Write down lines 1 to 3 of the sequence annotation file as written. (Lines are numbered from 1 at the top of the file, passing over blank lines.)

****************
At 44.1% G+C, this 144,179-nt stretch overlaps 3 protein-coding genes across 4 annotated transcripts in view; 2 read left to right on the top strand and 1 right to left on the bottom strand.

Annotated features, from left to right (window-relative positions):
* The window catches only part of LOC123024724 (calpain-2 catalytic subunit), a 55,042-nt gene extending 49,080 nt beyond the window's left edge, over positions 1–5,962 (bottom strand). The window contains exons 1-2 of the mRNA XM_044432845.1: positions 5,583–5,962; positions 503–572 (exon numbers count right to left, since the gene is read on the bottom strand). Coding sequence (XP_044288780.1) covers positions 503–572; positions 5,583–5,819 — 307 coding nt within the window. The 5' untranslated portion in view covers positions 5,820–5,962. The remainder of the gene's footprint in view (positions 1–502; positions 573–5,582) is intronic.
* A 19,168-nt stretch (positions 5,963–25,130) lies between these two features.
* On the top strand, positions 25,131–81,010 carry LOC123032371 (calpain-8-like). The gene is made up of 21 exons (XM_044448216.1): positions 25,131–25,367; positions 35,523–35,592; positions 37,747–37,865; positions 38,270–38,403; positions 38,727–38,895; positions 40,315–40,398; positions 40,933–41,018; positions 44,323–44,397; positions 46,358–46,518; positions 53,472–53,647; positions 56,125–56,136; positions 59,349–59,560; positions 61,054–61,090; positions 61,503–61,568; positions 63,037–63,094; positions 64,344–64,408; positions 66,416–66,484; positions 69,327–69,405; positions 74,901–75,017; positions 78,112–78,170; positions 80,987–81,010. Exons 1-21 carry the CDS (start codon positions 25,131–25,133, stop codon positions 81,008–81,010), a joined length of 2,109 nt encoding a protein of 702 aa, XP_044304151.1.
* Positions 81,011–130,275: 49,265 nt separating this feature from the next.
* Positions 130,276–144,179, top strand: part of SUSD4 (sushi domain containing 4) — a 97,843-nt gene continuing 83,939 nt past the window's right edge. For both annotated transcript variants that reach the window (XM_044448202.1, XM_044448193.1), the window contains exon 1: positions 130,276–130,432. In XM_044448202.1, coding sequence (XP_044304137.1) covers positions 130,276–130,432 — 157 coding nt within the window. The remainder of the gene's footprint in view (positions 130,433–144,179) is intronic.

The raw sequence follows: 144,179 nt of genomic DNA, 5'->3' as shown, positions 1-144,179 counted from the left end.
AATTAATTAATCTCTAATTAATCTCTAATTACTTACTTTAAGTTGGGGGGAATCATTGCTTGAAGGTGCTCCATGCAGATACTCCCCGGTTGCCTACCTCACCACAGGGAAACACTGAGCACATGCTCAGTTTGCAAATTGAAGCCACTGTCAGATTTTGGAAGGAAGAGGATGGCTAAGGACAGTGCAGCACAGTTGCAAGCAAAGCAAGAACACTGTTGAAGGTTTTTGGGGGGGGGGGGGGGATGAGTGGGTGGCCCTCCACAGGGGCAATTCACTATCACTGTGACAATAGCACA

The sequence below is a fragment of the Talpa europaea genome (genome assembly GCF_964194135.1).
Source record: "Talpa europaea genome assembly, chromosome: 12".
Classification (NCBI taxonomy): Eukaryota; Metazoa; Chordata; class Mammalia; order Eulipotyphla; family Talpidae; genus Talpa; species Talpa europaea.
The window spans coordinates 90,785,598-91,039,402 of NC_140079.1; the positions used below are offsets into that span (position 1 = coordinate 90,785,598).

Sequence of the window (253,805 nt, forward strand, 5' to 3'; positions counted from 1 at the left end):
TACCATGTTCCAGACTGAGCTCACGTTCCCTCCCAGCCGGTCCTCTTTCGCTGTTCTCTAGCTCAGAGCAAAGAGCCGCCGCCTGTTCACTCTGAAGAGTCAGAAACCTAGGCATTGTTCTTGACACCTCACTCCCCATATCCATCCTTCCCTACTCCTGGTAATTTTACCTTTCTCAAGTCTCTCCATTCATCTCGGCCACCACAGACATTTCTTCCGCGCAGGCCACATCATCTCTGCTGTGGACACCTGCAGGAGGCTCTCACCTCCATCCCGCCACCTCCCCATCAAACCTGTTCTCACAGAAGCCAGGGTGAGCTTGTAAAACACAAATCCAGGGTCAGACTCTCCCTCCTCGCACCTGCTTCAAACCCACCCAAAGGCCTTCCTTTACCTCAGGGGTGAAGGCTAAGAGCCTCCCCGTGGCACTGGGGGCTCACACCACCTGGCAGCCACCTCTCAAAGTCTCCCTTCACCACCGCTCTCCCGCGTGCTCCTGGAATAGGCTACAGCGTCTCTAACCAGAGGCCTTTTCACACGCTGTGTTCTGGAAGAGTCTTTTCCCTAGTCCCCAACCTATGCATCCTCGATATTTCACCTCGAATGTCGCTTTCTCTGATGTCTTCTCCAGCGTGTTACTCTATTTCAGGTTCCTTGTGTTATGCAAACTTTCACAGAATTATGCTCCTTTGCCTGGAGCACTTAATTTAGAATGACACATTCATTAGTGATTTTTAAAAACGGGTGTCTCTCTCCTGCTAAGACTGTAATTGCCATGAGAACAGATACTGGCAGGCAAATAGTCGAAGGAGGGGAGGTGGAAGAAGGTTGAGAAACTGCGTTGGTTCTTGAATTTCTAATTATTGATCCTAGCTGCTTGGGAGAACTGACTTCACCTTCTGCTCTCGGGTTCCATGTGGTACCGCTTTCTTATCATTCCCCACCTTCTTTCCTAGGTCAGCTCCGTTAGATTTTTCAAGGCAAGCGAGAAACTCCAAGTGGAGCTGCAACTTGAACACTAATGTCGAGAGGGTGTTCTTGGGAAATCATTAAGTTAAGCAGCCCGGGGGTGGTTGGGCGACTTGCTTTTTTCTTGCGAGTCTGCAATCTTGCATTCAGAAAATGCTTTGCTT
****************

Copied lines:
At 44.1% G+C, this 144,179-nt stretch overlaps 3 protein-coding genes across 4 annotated transcripts in view; 2 read left to right on the top strand and 1 right to left on the bottom strand.

Annotated features, from left to right (window-relative positions):
* The window catches only part of LOC123024724 (calpain-2 catalytic subunit), a 55,042-nt gene extending 49,080 nt beyond the window's left edge, over positions 1–5,962 (bottom strand). The window contains exons 1-2 of the mRNA XM_044432845.1: positions 5,583–5,962; positions 503–572 (exon numbers count right to left, since the gene is read on the bottom strand). Coding sequence (XP_044288780.1) covers positions 503–572; positions 5,583–5,819 — 307 coding nt within the window. The 5' untranslated portion in view covers positions 5,820–5,962. The remainder of the gene's footprint in view (positions 1–502; positions 573–5,582) is intronic.